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Site staff perspectives on communicating trial results to participants: Cost and feasibility results from the Show RESPECT cluster randomised, factorial, mixed-methods trial

South, Annabelle; Bailey, Julia; Bierer, Barbara E; Burnett, Eva; Cragg, William J; Diaz-Montana, Carlos; Gillies, Katie; ... Copas, Andrew J; + view all (2023) Site staff perspectives on communicating trial results to participants: Cost and feasibility results from the Show RESPECT cluster randomised, factorial, mixed-methods trial. Clinical Trials 10.1177/17407745231186088. (In press). Green open access

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Abstract

BACKGROUND/AIMS: Sharing trial results with participants is an ethical imperative but often does not happen. Show RESPECT (ISRCTN96189403) tested ways of sharing results with participants in an ovarian cancer trial (ISRCTN10356387). Sharing results via a printed summary improved patient satisfaction. Little is known about staff experience and the costs of communicating results with participants. We report the costs of communication approaches used in Show RESPECT and the views of site staff on these approaches. METHODS: We allocated 43 hospitals (sites) to share results with trial participants through one of eight intervention combinations (2 × 2 × 2 factorial; enhanced versus basic webpage, printed summary versus no printed summary, email list invitation versus no invitation). Questionnaires elicited data from staff involved in sharing results. Open- and closed-ended questions covered resources used to share results and site staff perspectives on the approaches used. Semi-structured interviews were conducted. Interview and free-text data were analysed thematically. The mean additional site costs per participant from each intervention were estimated jointly as main effects by linear regression. RESULTS: We received questionnaires from 68 staff from 41 sites and interviewed 11 site staff. Sites allocated to the printed summary had mean total site costs of sharing results £13.71/patient higher (95% confidence interval (CI): -3.19, 30.60; p = 0.108) than sites allocated no printed summary. Sites allocated to the enhanced webpage had mean total site costs £1.91/patient higher (95% CI: -14, 18.74; p = 0.819) than sites allocated to the basic webpage. Sites allocated to the email list had costs £2.87/patient lower (95% CI: -19.70, 13.95; p = 0.731) than sites allocated to no email list. Most of these costs were staff time for mailing information and handling patients' queries. Most site staff reported no concerns about how they had shared results (88%) and no challenges (76%). Most (83%) found it easy to answer queries from patients about the results and thought the way they were allocated to share results with participants would be an acceptable standard approach (76%), with 79% saying they would follow the same approach for future trials. There were no significant effects of the randomised interventions on these outcomes. Site staff emphasised the importance of preparing patients to receive the results, including giving opt-in/opt-out options, and the need to offer further support, particularly if the results could confuse or distress some patients. CONCLUSIONS: Adding a printed summary to a webpage (which significantly improved participant satisfaction) may increase costs to sites by ~£14/patient, which is modest in relation to the cost of trials. The Show RESPECT communication interventions were feasible to implement. This information could help future trials ensure they have sufficient resources to share results with participants.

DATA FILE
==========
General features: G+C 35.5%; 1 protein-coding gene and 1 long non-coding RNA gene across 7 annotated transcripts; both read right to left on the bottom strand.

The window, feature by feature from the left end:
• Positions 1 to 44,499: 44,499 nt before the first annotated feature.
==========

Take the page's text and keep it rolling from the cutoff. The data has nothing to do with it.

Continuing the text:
Type: Article
Title: Site staff perspectives on communicating trial results to participants: Cost and feasibility results from the Show RESPECT cluster randomised, factorial, mixed-methods trial
Location: England
Open access status: An open access version is available from UCL Discovery
DOI: 10.1177/17407745231186088
Publisher version: https://doi.org/10.1177/17407745231186088
Language: English
Additional information: This work is licensed under a Creative Commons Attribution 4.0 International License. The images or other third-party material in this article are included in the Creative Commons license, unless indicated otherwise in the credit line; if the material is not included under the Creative Commons license, users will need to obtain permission from the license holder to reproduce the material. To view a copy of this license, visit http://creativecommons.org/licenses/by/4.0/
Keywords: Feedback of results, communicating results, mixed methods, researcher perspective, researcher–participant relations, trial conduct, trial ethics
UCL classification: UCL
UCL > Provost and Vice Provost Offices > School of Life and Medical Sciences
UCL > Provost and Vice Provost Offices > School of Life and Medical Sciences > Faculty of Population Health Sciences > Inst of Clinical Trials and Methodology
UCL > Provost and Vice Provost Offices > School of Life and Medical Sciences > Faculty of Population Health Sciences > Institute for Global Health
UCL > Provost and Vice Provost Offices > School of Life and Medical Sciences > Faculty of Population Health Sciences > Inst of Clinical Trials and Methodology > MRC Clinical Trials Unit at UCL
UCL > Provost and Vice Provost Offices > School of Life and Medical Sciences > Faculty of Population Health Sciences > Institute for Global Health > Infection and Population Health
URI: https://discovery.ucl.ac.uk/id/eprint/10174439
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